Missed Period but Negative Pregnancy Test

Missed period but negative pregnancy test? There are several reasons this may happen.

1. Low Level Hormone

Sometimes the levels of the pregnancy hormone human chorionic gonadotropin (hCG) early in pregnancy aren’t yet high enough for a home pregnancy test to detect. A woman’s cycle can vary widely, so if you conceived later in your cycle, your hormone levels may not be high enough at the time of your missed period.  If you think you may be pregnant after a missed period but got a negative result on your pregnancy test, wait a few days. Then retest. If you continue to miss your period, be sure to talk to your doctor to rule out any complications.

2. Major weight loss or Excessive Exercise

Sudden lifestyle changes, such as intense exercise or working the overnight shift on your job, can also cause your period to be irregular. Serious conditions like anorexia and bulimia can cause a missed period, but so can training for a marathon or some other major event that requires you to exercise more than usual.

 3. Stress

Stress can delay your period. You already know stress can have a number of unpleasant side effects, like headaches, weight gain and acne — and it can also affect your menstrual cycle. Your cycle can fluctuate if you drink too much caffeine or don’t eat enough food.

4. Thyroid irregularity

The thyroid gland, located in your neck, regulates your metabolism. It also interacts with many other systems in your body to keep things running smoothly. Whether it’s hypo- or hyperthyroidism, it can cause abnormal menstrual changes. A blood test can help your doctor determine if you have a thyroid disorder.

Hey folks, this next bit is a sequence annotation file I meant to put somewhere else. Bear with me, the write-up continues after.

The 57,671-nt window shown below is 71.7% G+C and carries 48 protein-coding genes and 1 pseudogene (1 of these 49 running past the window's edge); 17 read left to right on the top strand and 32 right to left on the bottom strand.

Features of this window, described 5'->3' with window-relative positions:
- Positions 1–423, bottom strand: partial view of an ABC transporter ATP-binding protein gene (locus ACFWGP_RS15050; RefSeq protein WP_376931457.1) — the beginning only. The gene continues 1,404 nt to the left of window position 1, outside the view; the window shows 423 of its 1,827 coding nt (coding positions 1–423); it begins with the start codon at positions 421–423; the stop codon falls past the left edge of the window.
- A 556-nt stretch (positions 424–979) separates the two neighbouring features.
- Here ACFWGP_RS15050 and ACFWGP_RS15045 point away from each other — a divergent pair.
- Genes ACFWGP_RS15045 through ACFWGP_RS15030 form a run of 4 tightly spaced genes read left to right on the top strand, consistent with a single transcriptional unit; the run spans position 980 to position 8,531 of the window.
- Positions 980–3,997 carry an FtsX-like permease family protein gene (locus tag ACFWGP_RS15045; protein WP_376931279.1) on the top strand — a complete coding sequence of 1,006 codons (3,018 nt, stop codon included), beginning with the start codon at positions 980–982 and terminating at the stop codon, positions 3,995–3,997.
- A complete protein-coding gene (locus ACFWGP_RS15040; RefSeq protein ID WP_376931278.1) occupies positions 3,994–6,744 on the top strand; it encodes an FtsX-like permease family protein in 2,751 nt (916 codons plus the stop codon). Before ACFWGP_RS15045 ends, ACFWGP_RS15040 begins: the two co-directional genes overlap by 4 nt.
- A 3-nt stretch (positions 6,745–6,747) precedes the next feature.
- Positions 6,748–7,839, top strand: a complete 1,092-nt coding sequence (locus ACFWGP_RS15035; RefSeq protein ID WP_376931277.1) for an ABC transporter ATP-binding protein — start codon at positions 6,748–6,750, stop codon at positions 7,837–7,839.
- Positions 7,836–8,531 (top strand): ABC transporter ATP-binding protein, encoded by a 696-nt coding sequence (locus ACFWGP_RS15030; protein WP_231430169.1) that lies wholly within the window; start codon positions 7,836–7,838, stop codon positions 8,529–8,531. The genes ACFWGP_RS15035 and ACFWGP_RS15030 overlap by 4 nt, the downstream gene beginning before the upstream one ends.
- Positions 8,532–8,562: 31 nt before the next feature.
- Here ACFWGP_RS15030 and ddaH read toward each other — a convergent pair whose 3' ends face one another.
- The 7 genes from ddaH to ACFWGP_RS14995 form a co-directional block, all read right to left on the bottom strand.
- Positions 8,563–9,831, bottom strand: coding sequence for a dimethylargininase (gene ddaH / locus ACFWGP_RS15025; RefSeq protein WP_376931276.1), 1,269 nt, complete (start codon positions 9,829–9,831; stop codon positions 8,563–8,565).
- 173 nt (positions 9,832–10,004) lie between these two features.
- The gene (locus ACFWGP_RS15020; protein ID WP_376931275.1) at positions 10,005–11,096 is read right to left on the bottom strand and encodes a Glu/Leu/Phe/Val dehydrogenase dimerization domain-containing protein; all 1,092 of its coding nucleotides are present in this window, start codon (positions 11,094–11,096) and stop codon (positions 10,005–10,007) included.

5. PCOS (POLYCYSTIC OVARY SYMPTOM)

Polycystic ovarian syndrome (PCOS) is a condition where the female sex hormones are out of balance. It can cause cysts on the ovaries and prevent ovulation from occurring regularly. In addition to missed or irregular periods, PCOS can also cause excess hair growth, acne, weight gain and possibly infertility. Your doctor can do a blood test to check your hormone levels if you think PCOS may be the reason for your menstruation problems. If PCOS is the cause, your doctor may recommend birth control to regulate your periods.

6.  Chronic diseases like celiac

Celiac disease is a serious autoimmune disorder that can occur in genetically predisposed people where the ingestion of gluten leads to damage in the small intestine. It is estimated to affect 1 in 100 people worldwide. Two and one-half million Americans are undiagnosed and are at risk for long-term health complications. Any chronic disease that’s left untreated or undiagnosed is a stressor to your general system and can result in missed periods.”

7. Birth control

Birth control may cause irregularities in your cycle. Other types of medications may lead to a missed period, as well. For example, blood pressure drugs or allergy medications can throw off your cycle.

8. Breast Feeding

Breastfeeding can cause some irregularities in your cycle. Even after your baby arrives and your period returns, it may take some time before your cycle goes back to normal.

Breastfeeding is also unpredictable month to month. As babies grow, their feedings may change. For example, if your baby goes through a growth spurt and suddenly increases the frequency of night feedings, it may interfere with your cycle

9.  Premature menopause

Menopause for women typically begins around age 50.  When women under 40 have hormones misfiring in a significant way, they can go through premature menopause, also known as premature ovarian failure. Along with a missed period, signs of it include hot flashes, night sweats, and vaginal dryness. It’s different for everyone. If you have missed your period for over 90 days and are not pregnant, talk to your doctor about getting tested for any underlying medical conditions.

 

 

 

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